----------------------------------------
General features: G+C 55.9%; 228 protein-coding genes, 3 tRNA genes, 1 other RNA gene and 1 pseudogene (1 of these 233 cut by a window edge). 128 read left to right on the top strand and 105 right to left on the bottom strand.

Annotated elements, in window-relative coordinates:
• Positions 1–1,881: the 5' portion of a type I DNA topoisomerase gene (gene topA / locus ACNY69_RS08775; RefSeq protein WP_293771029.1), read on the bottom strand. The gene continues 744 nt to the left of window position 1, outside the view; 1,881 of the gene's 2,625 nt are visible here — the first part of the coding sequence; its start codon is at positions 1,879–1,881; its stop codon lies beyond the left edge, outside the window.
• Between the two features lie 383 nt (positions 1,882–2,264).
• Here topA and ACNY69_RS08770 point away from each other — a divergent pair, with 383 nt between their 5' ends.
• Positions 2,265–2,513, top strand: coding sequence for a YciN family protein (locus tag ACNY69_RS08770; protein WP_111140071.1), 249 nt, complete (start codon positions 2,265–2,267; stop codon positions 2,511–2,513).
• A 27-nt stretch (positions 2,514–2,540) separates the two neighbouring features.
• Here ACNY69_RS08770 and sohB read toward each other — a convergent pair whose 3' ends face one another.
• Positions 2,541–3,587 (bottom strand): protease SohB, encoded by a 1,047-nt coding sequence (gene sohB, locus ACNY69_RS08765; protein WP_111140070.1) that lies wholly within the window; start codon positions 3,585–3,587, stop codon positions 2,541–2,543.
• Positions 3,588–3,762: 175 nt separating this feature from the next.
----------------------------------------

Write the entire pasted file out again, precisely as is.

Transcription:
General features: G+C 55.9%; 228 protein-coding genes, 3 tRNA genes, 1 other RNA gene and 1 pseudogene (1 of these 233 cut by a window edge). 128 read left to right on the top strand and 105 right to left on the bottom strand.

Annotated elements, in window-relative coordinates:
• Positions 1–1,881: the 5' portion of a type I DNA topoisomerase gene (gene topA / locus ACNY69_RS08775; RefSeq protein WP_293771029.1), read on the bottom strand. The gene continues 744 nt to the left of window position 1, outside the view; 1,881 of the gene's 2,625 nt are visible here — the first part of the coding sequence; its start codon is at positions 1,879–1,881; its stop codon lies beyond the left edge, outside the window.
• Between the two features lie 383 nt (positions 1,882–2,264).
• Here topA and ACNY69_RS08770 point away from each other — a divergent pair, with 383 nt between their 5' ends.
• Positions 2,265–2,513, top strand: coding sequence for a YciN family protein (locus tag ACNY69_RS08770; protein WP_111140071.1), 249 nt, complete (start codon positions 2,265–2,267; stop codon positions 2,511–2,513).
• A 27-nt stretch (positions 2,514–2,540) separates the two neighbouring features.
• Here ACNY69_RS08770 and sohB read toward each other — a convergent pair whose 3' ends face one another.
• Positions 2,541–3,587 (bottom strand): protease SohB, encoded by a 1,047-nt coding sequence (gene sohB, locus ACNY69_RS08765; protein WP_111140070.1) that lies wholly within the window; start codon positions 3,585–3,587, stop codon positions 2,541–2,543.
• Positions 3,588–3,762: 175 nt separating this feature from the next.